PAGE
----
Dobbs v. Kemp

Decision Date21 May 1986
Docket NumberNo. 84-8153,84-8153
Citation790 F.2d 1499
PartiesWilburn DOBBS, Petitioner-Appellant, Cross-Appellee, v. Ralph KEMP, Respondent-Appellee, Cross-Appellant.
CourtU.S. Court of Appeals — Eleventh Circuit

Robert Altman, Atlanta, Ga. (Court-appointed), for petitioner-appellant, cross-appellee.

Mary Beth Westmoreland, Atlanta, Ga., for respondent-appellee, cross-appellant.

Appeals from the United States District Court for the Northern District of Georgia.

Before RONEY and ANDERSON, Circuit Judges, and MORGAN, Senior Circuit Judge.

CORRECTED OPINION

ANDERSON, Circuit Judge:

Appellant and cross-appellee, Wilburn Dobbs, is a Georgia prisoner currently under a sentence of death. In late 1980, he sought habeas corpus relief in the District Court for the Northern District of Georgia pursuant to 28 U.S.C. Sec. 2254. The district court denied relief on the basis of alleged constitutional errors in the guilt/innocence phase of Dobbs' trial. However, while rejecting several of Dobbs' claims concerning the sentencing phase of his trial, the district court granted relief on the ground that the trial judge's instructions with regard to the function of mitigating circumstances under the Georgia death penalty statute were insufficient. Thus, Dobbs' death sentence was set aside subject to the state's right to institute resentencing proceedings. Finally, the district court reserved ruling on six additional sentencing phase issues raised by Dobbs. 1

The state appeals the death sentence relief granted by the district court. Dobbs also appeals, pressing his guilt/innocence phase claims, and urging affirmance of the relief which the district court granted with respect to the sentencing phase, and also urging affirmance of that relief on alternative grounds. Oral argument was held on September 17, 1984. The parties were notified that the decision would be withheld pending disposition of Peek v. Kemp, No. 82-8713, which was argued before the en banc court on June 11, 1985. In light of this court's recent en banc opinion in Peek v. Kemp, 784 F.2d 1479 (11th Cir.1986) (en banc), we reverse the judgment of the district court which had granted the writ on the basis of the trial judge's instructions regarding the function of mitigating circumstances under the Georgia death penalty statute. We affirm in all other respects, but remand the case to the district court for consideration of the sentencing phase claims with respect to which it reserved decision.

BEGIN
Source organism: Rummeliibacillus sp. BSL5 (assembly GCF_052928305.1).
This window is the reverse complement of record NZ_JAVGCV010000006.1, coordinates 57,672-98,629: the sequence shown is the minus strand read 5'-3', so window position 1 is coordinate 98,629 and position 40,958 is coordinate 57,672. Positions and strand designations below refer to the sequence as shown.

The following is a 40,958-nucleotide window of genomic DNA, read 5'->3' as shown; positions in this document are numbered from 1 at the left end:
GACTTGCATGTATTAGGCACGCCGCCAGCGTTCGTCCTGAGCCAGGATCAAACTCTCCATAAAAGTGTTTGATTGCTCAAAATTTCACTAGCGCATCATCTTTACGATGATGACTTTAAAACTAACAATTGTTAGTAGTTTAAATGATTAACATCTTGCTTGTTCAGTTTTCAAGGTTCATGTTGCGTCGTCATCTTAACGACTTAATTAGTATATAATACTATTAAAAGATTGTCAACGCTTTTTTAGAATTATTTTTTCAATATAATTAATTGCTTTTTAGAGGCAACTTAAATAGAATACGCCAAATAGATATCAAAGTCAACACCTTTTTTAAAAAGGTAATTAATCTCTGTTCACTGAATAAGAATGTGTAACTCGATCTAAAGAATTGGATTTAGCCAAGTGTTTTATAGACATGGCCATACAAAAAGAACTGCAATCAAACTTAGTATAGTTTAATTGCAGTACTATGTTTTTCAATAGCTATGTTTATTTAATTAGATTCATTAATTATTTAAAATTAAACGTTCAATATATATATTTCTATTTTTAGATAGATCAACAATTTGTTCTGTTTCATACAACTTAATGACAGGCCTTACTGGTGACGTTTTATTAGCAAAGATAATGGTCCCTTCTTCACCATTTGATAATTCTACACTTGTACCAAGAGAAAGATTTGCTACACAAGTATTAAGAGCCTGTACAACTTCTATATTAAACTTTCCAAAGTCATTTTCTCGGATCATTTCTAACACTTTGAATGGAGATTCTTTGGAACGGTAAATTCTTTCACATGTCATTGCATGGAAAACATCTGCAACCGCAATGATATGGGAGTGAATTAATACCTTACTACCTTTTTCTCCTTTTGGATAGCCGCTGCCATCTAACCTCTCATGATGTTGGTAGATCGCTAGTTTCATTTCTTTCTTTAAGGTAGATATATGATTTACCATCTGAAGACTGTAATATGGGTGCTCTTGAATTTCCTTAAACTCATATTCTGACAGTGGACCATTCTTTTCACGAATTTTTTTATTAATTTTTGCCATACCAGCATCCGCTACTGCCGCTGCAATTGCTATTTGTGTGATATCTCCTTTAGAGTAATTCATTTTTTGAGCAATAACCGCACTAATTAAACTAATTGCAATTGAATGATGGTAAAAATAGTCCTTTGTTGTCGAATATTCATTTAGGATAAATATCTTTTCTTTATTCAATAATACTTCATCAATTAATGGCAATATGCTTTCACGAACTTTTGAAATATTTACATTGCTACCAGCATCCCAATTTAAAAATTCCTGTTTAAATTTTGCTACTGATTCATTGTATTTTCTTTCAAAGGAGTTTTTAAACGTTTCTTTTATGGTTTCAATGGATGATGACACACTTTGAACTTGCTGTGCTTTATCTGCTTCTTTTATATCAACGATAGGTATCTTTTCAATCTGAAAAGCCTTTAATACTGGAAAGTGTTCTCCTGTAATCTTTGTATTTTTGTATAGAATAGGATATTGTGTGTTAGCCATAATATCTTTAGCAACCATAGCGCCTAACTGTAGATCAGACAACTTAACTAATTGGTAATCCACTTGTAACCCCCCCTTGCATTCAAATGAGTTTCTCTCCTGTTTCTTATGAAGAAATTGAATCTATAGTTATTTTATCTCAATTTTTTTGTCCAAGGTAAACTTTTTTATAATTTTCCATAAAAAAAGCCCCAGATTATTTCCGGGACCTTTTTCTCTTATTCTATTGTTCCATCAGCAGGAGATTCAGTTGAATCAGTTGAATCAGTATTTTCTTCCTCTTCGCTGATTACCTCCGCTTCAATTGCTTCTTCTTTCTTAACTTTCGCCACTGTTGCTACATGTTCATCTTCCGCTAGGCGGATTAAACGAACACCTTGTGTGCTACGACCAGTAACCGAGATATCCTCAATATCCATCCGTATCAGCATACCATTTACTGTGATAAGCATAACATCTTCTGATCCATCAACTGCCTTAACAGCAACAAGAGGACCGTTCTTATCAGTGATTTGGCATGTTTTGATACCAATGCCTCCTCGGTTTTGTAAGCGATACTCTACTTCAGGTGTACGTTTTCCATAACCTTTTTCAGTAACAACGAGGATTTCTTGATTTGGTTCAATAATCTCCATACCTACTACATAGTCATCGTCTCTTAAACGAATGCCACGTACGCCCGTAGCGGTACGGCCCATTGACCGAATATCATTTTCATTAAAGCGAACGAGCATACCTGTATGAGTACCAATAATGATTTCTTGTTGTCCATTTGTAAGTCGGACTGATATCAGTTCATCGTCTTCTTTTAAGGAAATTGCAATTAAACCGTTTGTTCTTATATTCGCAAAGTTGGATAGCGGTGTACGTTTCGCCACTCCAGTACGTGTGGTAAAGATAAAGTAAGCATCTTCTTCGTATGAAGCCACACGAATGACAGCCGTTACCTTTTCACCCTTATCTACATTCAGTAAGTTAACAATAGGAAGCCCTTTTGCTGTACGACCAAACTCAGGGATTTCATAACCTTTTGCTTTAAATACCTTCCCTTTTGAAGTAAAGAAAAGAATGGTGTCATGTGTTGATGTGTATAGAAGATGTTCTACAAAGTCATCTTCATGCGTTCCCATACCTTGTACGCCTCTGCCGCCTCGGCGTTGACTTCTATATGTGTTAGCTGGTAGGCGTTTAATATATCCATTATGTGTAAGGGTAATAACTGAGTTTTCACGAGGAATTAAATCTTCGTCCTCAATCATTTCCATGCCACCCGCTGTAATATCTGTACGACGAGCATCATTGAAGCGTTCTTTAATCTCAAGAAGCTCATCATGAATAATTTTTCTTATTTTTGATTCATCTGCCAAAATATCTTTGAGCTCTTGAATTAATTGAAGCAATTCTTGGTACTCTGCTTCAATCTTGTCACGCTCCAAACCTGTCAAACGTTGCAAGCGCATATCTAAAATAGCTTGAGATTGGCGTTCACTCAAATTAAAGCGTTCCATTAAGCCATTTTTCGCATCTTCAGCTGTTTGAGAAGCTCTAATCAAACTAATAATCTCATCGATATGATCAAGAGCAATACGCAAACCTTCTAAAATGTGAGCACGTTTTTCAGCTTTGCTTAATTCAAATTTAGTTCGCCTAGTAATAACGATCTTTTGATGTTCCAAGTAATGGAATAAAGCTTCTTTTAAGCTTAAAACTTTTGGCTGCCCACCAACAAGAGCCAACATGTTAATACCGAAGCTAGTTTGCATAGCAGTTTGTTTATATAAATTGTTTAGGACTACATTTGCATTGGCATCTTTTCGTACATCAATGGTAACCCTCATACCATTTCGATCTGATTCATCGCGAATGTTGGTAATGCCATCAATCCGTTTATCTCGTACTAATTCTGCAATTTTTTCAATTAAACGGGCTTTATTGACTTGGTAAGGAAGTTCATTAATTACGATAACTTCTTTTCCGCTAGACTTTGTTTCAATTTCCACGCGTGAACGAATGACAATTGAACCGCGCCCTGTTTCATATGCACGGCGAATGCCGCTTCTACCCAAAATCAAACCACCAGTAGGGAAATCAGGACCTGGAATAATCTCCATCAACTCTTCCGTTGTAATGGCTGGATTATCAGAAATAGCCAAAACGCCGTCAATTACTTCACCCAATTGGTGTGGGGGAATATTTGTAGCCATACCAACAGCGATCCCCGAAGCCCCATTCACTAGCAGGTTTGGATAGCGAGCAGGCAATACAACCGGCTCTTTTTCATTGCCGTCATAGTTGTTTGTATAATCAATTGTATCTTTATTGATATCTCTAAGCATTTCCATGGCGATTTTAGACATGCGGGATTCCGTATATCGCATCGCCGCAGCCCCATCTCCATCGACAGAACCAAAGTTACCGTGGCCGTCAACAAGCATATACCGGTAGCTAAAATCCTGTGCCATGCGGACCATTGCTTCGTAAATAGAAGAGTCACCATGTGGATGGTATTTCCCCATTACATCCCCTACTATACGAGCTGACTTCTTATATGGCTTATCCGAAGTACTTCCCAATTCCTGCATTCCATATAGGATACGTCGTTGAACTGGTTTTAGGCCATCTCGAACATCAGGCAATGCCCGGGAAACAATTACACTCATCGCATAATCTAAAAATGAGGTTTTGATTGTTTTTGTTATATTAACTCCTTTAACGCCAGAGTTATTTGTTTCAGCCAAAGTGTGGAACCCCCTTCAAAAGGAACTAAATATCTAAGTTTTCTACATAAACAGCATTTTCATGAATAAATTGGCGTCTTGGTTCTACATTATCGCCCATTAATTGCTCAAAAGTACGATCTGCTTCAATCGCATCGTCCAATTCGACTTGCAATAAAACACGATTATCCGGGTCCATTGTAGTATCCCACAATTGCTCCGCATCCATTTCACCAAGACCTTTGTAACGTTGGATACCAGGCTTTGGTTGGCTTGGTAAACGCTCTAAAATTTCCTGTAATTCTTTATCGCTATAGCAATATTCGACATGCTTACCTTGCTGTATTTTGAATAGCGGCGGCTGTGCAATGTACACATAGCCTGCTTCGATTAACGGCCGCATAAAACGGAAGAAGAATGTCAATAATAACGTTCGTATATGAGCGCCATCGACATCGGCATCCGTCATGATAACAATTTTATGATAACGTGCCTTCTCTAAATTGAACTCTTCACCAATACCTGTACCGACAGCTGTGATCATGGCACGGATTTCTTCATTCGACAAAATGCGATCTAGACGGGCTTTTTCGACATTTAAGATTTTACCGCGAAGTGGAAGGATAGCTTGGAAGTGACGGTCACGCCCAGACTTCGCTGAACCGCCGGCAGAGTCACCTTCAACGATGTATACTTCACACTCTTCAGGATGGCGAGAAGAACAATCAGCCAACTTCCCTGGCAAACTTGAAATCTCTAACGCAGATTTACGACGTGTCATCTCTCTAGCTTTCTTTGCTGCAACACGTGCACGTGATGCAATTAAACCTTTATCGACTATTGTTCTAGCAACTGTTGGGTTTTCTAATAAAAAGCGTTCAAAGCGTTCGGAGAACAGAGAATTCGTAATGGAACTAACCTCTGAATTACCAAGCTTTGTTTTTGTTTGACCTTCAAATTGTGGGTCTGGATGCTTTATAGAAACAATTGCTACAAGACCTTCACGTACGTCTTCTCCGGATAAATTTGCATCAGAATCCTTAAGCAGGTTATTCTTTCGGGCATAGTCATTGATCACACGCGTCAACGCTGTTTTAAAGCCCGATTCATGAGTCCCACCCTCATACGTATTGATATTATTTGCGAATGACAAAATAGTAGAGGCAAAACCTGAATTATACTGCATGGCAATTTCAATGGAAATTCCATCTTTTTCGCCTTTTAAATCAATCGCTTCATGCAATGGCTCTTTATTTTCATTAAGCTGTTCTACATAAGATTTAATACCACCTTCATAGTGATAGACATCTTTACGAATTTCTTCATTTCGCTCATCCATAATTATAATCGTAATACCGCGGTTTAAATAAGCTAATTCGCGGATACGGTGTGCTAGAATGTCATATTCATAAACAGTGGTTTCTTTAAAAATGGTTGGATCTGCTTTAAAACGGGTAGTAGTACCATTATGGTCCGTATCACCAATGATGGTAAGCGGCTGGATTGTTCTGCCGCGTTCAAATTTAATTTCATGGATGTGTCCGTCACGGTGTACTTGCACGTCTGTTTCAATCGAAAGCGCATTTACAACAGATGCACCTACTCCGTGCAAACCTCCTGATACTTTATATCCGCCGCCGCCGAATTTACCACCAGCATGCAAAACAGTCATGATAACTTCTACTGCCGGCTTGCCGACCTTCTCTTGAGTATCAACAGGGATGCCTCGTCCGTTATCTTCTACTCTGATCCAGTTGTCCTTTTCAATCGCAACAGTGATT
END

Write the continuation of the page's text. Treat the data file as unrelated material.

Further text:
PROCEDURAL HISTORY

On May 22, 1974, Dobbs was found guilty in the Superior Court of Walker County, Georgia of two counts of aggravated assault, two counts of armed robbery, and one count of murder. 2 Dobbs was sentenced to consecutive sentences of 10 years each on the aggravated assault conviction, to life imprisonment for each armed robbery conviction, and to death by electrocution for the murder conviction. Dobbs appealed the convictions and death sentence to the Georgia Supreme Court which affirmed in all respects. Dobbs v. State, 236 Ga. 427, 224 S.E.2d 3 (1976), cert. denied, 430 U.S. 975, 97 S.Ct. 1667, 52 L.Ed.2d 370 (1977).